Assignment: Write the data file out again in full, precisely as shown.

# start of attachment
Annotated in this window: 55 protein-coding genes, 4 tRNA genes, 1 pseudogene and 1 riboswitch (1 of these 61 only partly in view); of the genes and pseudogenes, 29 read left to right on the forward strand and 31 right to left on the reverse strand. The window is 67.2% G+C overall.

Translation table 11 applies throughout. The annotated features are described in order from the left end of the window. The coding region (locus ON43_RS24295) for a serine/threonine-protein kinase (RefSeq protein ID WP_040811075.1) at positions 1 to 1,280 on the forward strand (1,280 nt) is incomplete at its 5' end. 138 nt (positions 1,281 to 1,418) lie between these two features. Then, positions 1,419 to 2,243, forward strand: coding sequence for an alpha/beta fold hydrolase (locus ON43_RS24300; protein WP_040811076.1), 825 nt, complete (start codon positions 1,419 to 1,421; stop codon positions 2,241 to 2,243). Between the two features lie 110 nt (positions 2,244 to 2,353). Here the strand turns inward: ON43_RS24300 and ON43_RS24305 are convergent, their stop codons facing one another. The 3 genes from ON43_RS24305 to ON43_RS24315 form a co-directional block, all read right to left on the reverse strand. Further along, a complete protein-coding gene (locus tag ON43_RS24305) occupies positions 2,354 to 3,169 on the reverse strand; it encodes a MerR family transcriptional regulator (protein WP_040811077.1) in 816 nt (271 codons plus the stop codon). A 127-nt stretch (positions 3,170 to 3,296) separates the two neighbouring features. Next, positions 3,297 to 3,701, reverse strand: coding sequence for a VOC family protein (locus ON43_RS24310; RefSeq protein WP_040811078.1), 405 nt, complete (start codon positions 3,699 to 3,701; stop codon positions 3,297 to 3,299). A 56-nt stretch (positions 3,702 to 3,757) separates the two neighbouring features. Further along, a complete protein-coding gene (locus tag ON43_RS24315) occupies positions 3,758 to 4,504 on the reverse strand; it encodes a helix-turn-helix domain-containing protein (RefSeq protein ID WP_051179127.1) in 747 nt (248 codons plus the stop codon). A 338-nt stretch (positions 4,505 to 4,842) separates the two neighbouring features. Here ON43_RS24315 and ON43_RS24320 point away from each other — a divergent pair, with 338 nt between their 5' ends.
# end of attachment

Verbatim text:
Annotated in this window: 55 protein-coding genes, 4 tRNA genes, 1 pseudogene and 1 riboswitch (1 of these 61 only partly in view); of the genes and pseudogenes, 29 read left to right on the forward strand and 31 right to left on the reverse strand. The window is 67.2% G+C overall.

Translation table 11 applies throughout. The annotated features are described in order from the left end of the window. The coding region (locus ON43_RS24295) for a serine/threonine-protein kinase (RefSeq protein ID WP_040811075.1) at positions 1 to 1,280 on the forward strand (1,280 nt) is incomplete at its 5' end. 138 nt (positions 1,281 to 1,418) lie between these two features. Then, positions 1,419 to 2,243, forward strand: coding sequence for an alpha/beta fold hydrolase (locus ON43_RS24300; protein WP_040811076.1), 825 nt, complete (start codon positions 1,419 to 1,421; stop codon positions 2,241 to 2,243). Between the two features lie 110 nt (positions 2,244 to 2,353). Here the strand turns inward: ON43_RS24300 and ON43_RS24305 are convergent, their stop codons facing one another. The 3 genes from ON43_RS24305 to ON43_RS24315 form a co-directional block, all read right to left on the reverse strand. Further along, a complete protein-coding gene (locus tag ON43_RS24305) occupies positions 2,354 to 3,169 on the reverse strand; it encodes a MerR family transcriptional regulator (protein WP_040811077.1) in 816 nt (271 codons plus the stop codon). A 127-nt stretch (positions 3,170 to 3,296) separates the two neighbouring features. Next, positions 3,297 to 3,701, reverse strand: coding sequence for a VOC family protein (locus ON43_RS24310; RefSeq protein WP_040811078.1), 405 nt, complete (start codon positions 3,699 to 3,701; stop codon positions 3,297 to 3,299). A 56-nt stretch (positions 3,702 to 3,757) separates the two neighbouring features. Further along, a complete protein-coding gene (locus tag ON43_RS24315) occupies positions 3,758 to 4,504 on the reverse strand; it encodes a helix-turn-helix domain-containing protein (RefSeq protein ID WP_051179127.1) in 747 nt (248 codons plus the stop codon). A 338-nt stretch (positions 4,505 to 4,842) separates the two neighbouring features. Here ON43_RS24315 and ON43_RS24320 point away from each other — a divergent pair, with 338 nt between their 5' ends.